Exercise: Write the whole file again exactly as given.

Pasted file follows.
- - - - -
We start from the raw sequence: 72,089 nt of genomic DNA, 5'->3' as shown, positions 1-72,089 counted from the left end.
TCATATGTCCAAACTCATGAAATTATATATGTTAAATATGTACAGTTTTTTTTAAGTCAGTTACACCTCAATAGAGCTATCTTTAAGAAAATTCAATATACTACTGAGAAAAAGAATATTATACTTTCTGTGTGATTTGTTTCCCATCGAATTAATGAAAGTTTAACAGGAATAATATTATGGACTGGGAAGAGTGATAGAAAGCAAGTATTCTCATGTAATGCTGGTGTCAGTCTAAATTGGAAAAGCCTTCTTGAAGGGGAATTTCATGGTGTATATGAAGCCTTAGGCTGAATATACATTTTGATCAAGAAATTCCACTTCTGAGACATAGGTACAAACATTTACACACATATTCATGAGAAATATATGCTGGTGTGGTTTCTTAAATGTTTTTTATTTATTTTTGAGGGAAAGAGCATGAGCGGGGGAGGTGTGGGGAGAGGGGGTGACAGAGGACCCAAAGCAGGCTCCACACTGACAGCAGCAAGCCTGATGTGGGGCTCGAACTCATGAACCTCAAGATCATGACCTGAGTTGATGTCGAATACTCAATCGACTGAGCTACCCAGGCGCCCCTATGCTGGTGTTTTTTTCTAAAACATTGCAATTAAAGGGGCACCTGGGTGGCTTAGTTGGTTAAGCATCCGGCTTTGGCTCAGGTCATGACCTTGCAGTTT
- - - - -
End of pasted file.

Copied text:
We start from the raw sequence: 72,089 nt of genomic DNA, 5'->3' as shown, positions 1-72,089 counted from the left end.
TCATATGTCCAAACTCATGAAATTATATATGTTAAATATGTACAGTTTTTTTTAAGTCAGTTACACCTCAATAGAGCTATCTTTAAGAAAATTCAATATACTACTGAGAAAAAGAATATTATACTTTCTGTGTGATTTGTTTCCCATCGAATTAATGAAAGTTTAACAGGAATAATATTATGGACTGGGAAGAGTGATAGAAAGCAAGTATTCTCATGTAATGCTGGTGTCAGTCTAAATTGGAAAAGCCTTCTTGAAGGGGAATTTCATGGTGTATATGAAGCCTTAGGCTGAATATACATTTTGATCAAGAAATTCCACTTCTGAGACATAGGTACAAACATTTACACACATATTCATGAGAAATATATGCTGGTGTGGTTTCTTAAATGTTTTTTATTTATTTTTGAGGGAAAGAGCATGAGCGGGGGAGGTGTGGGGAGAGGGGGTGACAGAGGACCCAAAGCAGGCTCCACACTGACAGCAGCAAGCCTGATGTGGGGCTCGAACTCATGAACCTCAAGATCATGACCTGAGTTGATGTCGAATACTCAATCGACTGAGCTACCCAGGCGCCCCTATGCTGGTGTTTTTTTCTAAAACATTGCAATTAAAGGGGCACCTGGGTGGCTTAGTTGGTTAAGCATCCGGCTTTGGCTCAGGTCATGACCTTGCAGTTT